Oregon needs local toxics-reporting laws

The "flakeboard" factory in West Eugene

By Mary O'Brien and Lisa Arkin

It's important to know when you're being poisoned by industrial toxic discharges, whether to air, water or land. Some would even say you have a right to know. But how much you can know depends on good laws. Gaps and loopholes in federal and state regulations have allowed stained-glass manufacturing companies to pollute Portland residential neighborhoods with heavy metals without anyone knowing that extremely hazardous air pollutants were going into the air.

State officials stressed how "caught off-guard" they were when a U.S. Forest Service air monitoring study revealed very high levels of cadmium and arsenic in the air of several inner-city Portland neighborhoods. Thousands of people had been unknowingly exposed for decades.

In 1996, the citizens of Eugene amended their city constitution to make it everyone's right to know about even small amounts of toxic chemicals that local manufacturers are using and emitting. The businesses, of course, were already keeping careful track of their dollars coming in and going out. We were sure they could do the same for toxics. And now they do.

Each year, Eugene businesses using more than 50 pounds (5 pounds for extremely hazardous substances) of hazardous chemicals file a report with the fire marshal. The report covers chemicals federally listed in the Clean Air Act, the Clean Water Act and the Resource Conservation and Recovery Act. Accuracy is accomplished by requiring businesses to report the amount of chemicals brought onsite each year and where each toxic has gone — for instance into the air, water, stored on-site, trucked away as waste or incorporated into a product. Sensible and reliable, this reporting program is called the Community Toxics Right-to-Know law. The fire marshal's detailed report is filed online for public access, 24/7.
In 1999, under pressure from the Associated Oregon Industries, the Oregon Legislature voted to adopt onerous and complicated provisions making it virtually impossible for other communities to implement a community toxics right-to-know program. Oregon Gov. John Kitzhaber would have had the votes to uphold a veto; he didn't do so, ignoring the need to protect public health.

Fast forward to Portland in 2016. The Department of Environmental Quality (DEQ) indicates they knew that cadmium and arsenic were elevated in Portland's air prior to the Forest Service monitoring, but they didn't know where the emissions were coming from. That's because businesses do not currently have to report toxic discharges less than 10 tons per year. Under Eugene's system, chemical reporting is by the pound, not by the ton.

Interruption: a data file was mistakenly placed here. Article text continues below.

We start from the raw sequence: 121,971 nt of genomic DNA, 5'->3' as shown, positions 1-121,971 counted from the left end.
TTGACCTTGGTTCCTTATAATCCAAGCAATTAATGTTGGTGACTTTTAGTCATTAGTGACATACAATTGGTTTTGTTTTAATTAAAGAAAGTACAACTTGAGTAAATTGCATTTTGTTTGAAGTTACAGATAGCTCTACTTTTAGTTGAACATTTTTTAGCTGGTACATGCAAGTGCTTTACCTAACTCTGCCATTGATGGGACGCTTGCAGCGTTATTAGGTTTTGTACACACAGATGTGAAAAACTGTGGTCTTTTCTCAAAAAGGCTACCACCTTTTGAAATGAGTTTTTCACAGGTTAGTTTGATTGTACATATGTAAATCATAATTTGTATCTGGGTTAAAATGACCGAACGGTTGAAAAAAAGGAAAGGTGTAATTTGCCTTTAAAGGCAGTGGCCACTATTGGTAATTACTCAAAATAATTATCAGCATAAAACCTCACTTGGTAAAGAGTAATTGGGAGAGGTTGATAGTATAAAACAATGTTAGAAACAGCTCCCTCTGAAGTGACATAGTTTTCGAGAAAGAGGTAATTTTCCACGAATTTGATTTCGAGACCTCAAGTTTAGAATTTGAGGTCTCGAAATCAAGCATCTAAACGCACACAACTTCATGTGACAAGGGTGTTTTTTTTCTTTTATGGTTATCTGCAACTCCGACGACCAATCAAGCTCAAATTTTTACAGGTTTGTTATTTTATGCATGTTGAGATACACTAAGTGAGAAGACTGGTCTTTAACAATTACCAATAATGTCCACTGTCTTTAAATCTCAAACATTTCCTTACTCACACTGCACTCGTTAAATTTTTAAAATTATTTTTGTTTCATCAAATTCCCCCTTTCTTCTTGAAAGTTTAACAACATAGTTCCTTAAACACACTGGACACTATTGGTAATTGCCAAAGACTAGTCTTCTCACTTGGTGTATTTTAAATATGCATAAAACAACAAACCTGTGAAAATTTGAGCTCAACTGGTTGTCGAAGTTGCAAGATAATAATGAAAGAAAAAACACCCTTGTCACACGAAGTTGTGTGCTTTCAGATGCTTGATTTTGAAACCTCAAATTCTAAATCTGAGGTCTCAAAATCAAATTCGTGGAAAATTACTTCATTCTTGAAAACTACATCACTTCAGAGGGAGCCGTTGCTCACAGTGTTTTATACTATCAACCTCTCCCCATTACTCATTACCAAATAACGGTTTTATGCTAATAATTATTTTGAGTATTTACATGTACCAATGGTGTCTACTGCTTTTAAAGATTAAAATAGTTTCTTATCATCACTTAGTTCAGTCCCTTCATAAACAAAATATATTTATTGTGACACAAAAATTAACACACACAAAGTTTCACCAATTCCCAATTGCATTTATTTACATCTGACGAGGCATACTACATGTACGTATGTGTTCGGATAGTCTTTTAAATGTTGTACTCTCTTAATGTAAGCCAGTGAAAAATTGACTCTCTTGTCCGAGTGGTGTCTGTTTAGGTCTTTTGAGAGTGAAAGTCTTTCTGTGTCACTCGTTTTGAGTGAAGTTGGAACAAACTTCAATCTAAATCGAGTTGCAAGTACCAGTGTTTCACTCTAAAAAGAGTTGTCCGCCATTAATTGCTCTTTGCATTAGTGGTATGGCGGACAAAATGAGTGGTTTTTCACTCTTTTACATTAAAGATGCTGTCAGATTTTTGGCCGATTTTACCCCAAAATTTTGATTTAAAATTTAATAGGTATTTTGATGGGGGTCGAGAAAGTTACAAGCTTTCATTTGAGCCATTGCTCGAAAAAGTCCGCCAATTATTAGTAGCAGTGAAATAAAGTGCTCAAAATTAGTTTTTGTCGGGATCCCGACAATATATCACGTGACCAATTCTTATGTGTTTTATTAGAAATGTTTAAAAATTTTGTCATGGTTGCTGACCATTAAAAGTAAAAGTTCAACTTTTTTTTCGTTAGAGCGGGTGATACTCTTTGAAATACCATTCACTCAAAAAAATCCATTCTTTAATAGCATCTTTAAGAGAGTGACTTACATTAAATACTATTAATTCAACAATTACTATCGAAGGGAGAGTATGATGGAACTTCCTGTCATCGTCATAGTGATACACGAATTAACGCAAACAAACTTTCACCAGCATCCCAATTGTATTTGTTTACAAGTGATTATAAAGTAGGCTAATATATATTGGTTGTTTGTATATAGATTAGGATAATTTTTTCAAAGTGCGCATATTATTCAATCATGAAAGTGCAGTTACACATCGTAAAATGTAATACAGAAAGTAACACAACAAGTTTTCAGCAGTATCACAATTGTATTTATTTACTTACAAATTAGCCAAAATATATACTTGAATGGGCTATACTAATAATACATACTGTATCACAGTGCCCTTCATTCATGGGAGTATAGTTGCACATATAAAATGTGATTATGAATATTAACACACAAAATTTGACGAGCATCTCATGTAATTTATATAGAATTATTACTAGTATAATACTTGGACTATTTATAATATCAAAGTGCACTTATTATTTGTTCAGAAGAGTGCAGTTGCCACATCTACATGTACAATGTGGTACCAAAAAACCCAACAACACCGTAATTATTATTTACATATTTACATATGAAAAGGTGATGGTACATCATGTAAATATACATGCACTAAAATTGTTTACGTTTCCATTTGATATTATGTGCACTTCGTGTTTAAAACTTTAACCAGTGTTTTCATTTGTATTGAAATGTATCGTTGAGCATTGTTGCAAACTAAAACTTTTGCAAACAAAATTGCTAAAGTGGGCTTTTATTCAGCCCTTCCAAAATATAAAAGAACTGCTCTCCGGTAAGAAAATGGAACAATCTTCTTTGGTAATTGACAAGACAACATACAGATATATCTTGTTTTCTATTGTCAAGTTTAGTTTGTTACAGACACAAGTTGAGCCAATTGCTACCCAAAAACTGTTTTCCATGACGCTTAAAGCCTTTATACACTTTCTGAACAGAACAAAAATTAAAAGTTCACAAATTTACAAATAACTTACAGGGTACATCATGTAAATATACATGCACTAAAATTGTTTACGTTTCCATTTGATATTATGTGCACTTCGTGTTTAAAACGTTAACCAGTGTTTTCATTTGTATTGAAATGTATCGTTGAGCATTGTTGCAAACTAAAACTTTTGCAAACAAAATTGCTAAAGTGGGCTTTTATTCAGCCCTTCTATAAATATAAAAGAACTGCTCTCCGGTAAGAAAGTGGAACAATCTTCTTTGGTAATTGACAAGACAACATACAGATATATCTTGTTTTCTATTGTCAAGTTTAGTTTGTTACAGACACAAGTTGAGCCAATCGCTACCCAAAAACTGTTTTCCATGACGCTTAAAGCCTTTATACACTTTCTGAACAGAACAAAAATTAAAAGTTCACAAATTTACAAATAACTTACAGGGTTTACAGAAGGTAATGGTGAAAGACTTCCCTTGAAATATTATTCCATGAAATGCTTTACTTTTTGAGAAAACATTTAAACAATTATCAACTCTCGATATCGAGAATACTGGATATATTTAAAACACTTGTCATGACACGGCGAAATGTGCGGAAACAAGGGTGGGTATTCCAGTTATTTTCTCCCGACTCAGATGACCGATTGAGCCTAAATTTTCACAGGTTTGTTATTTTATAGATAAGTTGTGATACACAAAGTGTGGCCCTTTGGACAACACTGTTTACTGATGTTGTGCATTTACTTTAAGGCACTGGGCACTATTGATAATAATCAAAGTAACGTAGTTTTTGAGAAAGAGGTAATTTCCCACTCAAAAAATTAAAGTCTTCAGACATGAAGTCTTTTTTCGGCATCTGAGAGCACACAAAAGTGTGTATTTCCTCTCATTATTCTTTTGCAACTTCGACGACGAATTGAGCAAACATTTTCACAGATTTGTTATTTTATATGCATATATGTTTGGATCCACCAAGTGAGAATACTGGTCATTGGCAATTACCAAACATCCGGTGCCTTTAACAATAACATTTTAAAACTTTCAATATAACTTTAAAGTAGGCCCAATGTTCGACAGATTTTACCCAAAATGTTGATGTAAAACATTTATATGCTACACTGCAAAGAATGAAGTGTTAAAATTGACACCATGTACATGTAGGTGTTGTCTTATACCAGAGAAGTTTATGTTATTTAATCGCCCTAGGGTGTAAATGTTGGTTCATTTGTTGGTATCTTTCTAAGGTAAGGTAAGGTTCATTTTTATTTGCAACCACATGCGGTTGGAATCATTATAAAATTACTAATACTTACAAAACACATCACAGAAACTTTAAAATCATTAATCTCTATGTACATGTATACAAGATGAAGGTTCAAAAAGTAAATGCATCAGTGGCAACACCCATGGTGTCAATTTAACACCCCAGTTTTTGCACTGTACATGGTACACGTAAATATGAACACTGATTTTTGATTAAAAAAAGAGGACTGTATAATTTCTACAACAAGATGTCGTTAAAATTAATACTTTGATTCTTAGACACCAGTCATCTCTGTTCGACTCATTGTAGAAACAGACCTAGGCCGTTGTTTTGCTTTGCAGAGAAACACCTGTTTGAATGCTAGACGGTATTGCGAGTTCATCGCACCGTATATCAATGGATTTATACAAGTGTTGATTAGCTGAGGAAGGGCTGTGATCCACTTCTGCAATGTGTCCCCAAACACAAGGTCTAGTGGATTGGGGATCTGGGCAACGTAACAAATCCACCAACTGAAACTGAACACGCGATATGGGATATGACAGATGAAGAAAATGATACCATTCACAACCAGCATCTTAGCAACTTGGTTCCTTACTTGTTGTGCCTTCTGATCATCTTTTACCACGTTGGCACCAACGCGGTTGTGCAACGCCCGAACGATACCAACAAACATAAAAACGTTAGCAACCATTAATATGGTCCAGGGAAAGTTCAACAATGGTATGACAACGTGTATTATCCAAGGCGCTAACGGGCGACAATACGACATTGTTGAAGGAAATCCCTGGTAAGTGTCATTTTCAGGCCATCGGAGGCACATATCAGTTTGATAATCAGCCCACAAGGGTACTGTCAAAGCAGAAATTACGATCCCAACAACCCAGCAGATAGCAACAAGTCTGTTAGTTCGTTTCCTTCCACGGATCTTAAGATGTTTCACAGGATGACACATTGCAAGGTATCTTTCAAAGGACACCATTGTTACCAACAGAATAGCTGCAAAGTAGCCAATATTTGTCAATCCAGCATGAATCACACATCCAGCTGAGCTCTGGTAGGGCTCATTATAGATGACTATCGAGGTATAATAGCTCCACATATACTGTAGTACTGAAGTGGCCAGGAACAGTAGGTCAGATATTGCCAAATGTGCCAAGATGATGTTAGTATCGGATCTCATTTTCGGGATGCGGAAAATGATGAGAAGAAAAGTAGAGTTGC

However, these smaller sources of toxics add up. Simply put, Portland's plumes of cadmium, arsenic and chromium went up in the air and fell right through an information and regulatory gap. The situation with glass manufacturers could just be the tip of the iceberg. If Bullseye Glass and Uroboros Glass were located in Eugene, the DEQ (and the public) would have immediately known all the sources locally emitting cadmium and arsenic. Everyone would have been able to track historical emissions trends, as well as determine whether other nearby polluters were adding to the problem. Knowing might mean the difference between a resident being exposed for a short time, or in the case of Portland neighborhoods, a very long time.

While the wheels of toxics regulatory reform turn extremely slowly if at all at the state and federal level, communities throughout Oregon could enact right-to-know laws within the next two years if Oregon's Legislature would take its foot off the communities' necks — and their lungs and children. All it has to do is allow Community Toxics Right-to-Know, based on Eugene's tried-and-true model. Reporting toxics in, toxics out. Posting the information on a website. It's that simple, and it's a heck of an incentive to stop using toxics unnecessarily, because everyone is watching.

Mary O'Brien, Ph.D., is Utah Forests Program Director with the Grand Canyon Trust and original author of the "Eugene Toxics Right-to-Know" charter language. Lisa Arkin is executive director of Beyond Toxics, a statewide environmental health and justice organization, and an appointed member of the Eugene Toxics Board.

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